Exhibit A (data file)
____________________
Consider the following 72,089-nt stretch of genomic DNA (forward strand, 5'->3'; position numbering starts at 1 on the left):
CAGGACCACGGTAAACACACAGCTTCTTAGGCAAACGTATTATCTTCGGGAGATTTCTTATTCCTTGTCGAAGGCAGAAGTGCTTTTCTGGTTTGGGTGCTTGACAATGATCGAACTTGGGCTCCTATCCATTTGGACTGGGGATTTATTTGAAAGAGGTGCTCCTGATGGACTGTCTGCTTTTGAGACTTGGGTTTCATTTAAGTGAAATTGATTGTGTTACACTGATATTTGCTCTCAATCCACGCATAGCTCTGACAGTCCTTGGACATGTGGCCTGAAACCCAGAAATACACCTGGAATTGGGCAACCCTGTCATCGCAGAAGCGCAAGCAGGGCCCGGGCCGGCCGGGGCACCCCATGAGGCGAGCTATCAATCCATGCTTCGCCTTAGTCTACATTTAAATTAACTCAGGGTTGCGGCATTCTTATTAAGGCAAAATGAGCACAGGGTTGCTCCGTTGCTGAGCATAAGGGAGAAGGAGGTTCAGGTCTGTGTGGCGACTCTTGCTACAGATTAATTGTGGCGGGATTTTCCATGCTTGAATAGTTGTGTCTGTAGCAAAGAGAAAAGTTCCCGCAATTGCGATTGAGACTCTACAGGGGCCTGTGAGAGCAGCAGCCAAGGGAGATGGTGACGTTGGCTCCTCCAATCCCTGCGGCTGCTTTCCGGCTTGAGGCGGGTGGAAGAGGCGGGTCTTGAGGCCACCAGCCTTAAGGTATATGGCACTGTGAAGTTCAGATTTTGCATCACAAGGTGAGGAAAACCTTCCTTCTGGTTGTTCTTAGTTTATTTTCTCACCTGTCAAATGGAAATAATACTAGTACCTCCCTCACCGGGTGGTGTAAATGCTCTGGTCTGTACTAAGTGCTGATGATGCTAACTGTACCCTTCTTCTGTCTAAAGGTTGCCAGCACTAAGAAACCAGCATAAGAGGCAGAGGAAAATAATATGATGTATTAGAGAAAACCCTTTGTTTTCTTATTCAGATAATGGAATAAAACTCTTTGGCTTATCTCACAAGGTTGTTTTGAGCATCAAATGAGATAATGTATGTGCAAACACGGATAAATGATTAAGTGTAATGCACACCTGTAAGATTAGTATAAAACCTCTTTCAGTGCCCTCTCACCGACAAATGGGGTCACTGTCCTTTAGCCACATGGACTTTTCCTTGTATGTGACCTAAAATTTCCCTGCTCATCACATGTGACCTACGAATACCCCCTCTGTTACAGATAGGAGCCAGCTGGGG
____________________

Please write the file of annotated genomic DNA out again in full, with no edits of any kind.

Consider the following 72,089-nt stretch of genomic DNA (forward strand, 5'->3'; position numbering starts at 1 on the left):
CAGGACCACGGTAAACACACAGCTTCTTAGGCAAACGTATTATCTTCGGGAGATTTCTTATTCCTTGTCGAAGGCAGAAGTGCTTTTCTGGTTTGGGTGCTTGACAATGATCGAACTTGGGCTCCTATCCATTTGGACTGGGGATTTATTTGAAAGAGGTGCTCCTGATGGACTGTCTGCTTTTGAGACTTGGGTTTCATTTAAGTGAAATTGATTGTGTTACACTGATATTTGCTCTCAATCCACGCATAGCTCTGACAGTCCTTGGACATGTGGCCTGAAACCCAGAAATACACCTGGAATTGGGCAACCCTGTCATCGCAGAAGCGCAAGCAGGGCCCGGGCCGGCCGGGGCACCCCATGAGGCGAGCTATCAATCCATGCTTCGCCTTAGTCTACATTTAAATTAACTCAGGGTTGCGGCATTCTTATTAAGGCAAAATGAGCACAGGGTTGCTCCGTTGCTGAGCATAAGGGAGAAGGAGGTTCAGGTCTGTGTGGCGACTCTTGCTACAGATTAATTGTGGCGGGATTTTCCATGCTTGAATAGTTGTGTCTGTAGCAAAGAGAAAAGTTCCCGCAATTGCGATTGAGACTCTACAGGGGCCTGTGAGAGCAGCAGCCAAGGGAGATGGTGACGTTGGCTCCTCCAATCCCTGCGGCTGCTTTCCGGCTTGAGGCGGGTGGAAGAGGCGGGTCTTGAGGCCACCAGCCTTAAGGTATATGGCACTGTGAAGTTCAGATTTTGCATCACAAGGTGAGGAAAACCTTCCTTCTGGTTGTTCTTAGTTTATTTTCTCACCTGTCAAATGGAAATAATACTAGTACCTCCCTCACCGGGTGGTGTAAATGCTCTGGTCTGTACTAAGTGCTGATGATGCTAACTGTACCCTTCTTCTGTCTAAAGGTTGCCAGCACTAAGAAACCAGCATAAGAGGCAGAGGAAAATAATATGATGTATTAGAGAAAACCCTTTGTTTTCTTATTCAGATAATGGAATAAAACTCTTTGGCTTATCTCACAAGGTTGTTTTGAGCATCAAATGAGATAATGTATGTGCAAACACGGATAAATGATTAAGTGTAATGCACACCTGTAAGATTAGTATAAAACCTCTTTCAGTGCCCTCTCACCGACAAATGGGGTCACTGTCCTTTAGCCACATGGACTTTTCCTTGTATGTGACCTAAAATTTCCCTGCTCATCACATGTGACCTACGAATACCCCCTCTGTTACAGATAGGAGCCAGCTGGGG